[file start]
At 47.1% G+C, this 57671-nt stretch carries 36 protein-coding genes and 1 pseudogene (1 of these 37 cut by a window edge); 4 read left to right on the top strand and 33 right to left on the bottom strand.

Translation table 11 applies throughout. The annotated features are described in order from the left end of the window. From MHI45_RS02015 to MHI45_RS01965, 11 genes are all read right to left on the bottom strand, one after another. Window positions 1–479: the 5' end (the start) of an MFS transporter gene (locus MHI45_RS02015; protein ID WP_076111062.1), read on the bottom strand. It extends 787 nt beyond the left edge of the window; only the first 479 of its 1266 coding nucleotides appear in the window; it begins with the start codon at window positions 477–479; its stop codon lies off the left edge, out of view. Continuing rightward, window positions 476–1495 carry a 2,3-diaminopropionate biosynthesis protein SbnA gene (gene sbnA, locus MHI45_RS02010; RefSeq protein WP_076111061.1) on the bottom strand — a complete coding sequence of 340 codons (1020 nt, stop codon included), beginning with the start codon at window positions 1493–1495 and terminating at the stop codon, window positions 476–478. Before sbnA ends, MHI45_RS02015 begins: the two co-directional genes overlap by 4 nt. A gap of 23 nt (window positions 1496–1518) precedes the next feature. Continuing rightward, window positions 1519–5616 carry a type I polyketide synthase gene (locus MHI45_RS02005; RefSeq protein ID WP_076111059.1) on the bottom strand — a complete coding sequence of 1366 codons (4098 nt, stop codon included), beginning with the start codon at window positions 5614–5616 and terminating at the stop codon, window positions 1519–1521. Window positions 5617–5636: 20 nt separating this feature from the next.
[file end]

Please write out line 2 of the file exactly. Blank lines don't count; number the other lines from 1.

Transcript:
Translation table 11 applies throughout. The annotated features are described in order from the left end of the window. From MHI45_RS02015 to MHI45_RS01965, 11 genes are all read right to left on the bottom strand, one after another. Window positions 1–479: the 5' end (the start) of an MFS transporter gene (locus MHI45_RS02015; protein ID WP_076111062.1), read on the bottom strand. It extends 787 nt beyond the left edge of the window; only the first 479 of its 1266 coding nucleotides appear in the window; it begins with the start codon at window positions 477–479; its stop codon lies off the left edge, out of view. Continuing rightward, window positions 476–1495 carry a 2,3-diaminopropionate biosynthesis protein SbnA gene (gene sbnA, locus MHI45_RS02010; RefSeq protein WP_076111061.1) on the bottom strand — a complete coding sequence of 340 codons (1020 nt, stop codon included), beginning with the start codon at window positions 1493–1495 and terminating at the stop codon, window positions 476–478. Before sbnA ends, MHI45_RS02015 begins: the two co-directional genes overlap by 4 nt. A gap of 23 nt (window positions 1496–1518) precedes the next feature. Continuing rightward, window positions 1519–5616 carry a type I polyketide synthase gene (locus MHI45_RS02005; RefSeq protein ID WP_076111059.1) on the bottom strand — a complete coding sequence of 1366 codons (4098 nt, stop codon included), beginning with the start codon at window positions 5614–5616 and terminating at the stop codon, window positions 1519–1521. Window positions 5617–5636: 20 nt separating this feature from the next.